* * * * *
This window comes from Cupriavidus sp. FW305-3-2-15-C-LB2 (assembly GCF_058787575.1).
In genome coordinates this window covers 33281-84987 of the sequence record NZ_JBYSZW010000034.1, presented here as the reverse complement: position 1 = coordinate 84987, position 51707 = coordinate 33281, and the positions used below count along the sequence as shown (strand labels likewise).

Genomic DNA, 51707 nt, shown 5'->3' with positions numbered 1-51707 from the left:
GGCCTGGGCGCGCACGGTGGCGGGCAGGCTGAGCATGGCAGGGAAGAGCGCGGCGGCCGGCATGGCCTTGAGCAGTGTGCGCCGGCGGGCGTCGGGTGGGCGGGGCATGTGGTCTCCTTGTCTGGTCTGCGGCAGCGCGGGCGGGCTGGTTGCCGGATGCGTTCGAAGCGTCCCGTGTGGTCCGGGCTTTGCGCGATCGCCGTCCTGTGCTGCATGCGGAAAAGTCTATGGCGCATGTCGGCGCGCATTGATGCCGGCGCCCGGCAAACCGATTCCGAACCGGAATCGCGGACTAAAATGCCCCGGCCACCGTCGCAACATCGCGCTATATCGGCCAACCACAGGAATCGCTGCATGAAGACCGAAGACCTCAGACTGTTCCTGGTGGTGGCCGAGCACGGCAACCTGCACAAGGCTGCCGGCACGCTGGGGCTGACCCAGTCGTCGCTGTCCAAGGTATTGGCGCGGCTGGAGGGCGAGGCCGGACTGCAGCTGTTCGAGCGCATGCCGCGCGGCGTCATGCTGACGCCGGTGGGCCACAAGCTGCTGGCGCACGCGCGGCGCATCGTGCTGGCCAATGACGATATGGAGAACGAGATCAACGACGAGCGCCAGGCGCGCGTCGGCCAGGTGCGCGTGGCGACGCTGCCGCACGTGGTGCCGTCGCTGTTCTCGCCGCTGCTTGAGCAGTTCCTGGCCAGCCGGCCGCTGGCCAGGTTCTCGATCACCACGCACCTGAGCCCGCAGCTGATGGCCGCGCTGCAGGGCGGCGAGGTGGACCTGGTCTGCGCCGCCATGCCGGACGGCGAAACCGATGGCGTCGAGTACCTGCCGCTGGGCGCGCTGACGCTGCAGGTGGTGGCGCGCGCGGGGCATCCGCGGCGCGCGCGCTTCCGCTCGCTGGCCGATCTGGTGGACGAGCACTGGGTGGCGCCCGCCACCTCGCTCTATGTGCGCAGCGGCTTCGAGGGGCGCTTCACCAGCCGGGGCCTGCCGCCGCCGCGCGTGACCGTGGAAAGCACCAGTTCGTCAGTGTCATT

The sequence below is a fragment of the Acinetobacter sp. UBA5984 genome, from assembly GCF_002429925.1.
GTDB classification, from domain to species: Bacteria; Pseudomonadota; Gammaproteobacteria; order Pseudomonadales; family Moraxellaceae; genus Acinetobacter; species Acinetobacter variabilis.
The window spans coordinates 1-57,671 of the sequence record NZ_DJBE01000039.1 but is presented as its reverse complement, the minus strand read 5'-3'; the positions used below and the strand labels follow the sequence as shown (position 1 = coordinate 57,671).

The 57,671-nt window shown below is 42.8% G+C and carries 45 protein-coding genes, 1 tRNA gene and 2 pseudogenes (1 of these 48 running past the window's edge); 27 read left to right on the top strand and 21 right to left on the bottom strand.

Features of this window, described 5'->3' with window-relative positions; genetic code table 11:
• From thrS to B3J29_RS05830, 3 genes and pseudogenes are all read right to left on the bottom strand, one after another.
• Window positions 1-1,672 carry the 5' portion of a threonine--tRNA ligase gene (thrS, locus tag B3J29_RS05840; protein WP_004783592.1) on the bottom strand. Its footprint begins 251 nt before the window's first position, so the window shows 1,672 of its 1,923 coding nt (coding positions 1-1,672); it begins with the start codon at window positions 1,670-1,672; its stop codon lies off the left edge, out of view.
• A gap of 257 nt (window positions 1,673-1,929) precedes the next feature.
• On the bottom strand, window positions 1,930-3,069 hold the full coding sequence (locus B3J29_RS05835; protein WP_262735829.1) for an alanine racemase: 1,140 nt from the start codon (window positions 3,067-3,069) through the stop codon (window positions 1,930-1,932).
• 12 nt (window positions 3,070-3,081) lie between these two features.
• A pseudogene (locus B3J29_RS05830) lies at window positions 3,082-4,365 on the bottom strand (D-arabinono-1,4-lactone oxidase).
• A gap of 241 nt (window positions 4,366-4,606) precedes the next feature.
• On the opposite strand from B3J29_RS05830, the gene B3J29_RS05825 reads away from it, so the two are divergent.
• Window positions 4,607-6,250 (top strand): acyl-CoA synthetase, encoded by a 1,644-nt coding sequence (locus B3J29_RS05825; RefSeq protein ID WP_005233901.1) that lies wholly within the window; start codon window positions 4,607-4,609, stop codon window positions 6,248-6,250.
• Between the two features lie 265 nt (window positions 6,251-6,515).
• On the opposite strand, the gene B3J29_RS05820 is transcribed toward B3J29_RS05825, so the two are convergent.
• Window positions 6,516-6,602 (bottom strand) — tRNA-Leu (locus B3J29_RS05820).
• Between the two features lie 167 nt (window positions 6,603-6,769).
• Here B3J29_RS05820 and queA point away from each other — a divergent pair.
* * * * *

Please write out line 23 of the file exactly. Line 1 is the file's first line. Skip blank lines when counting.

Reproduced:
• Here B3J29_RS05820 and queA point away from each other — a divergent pair.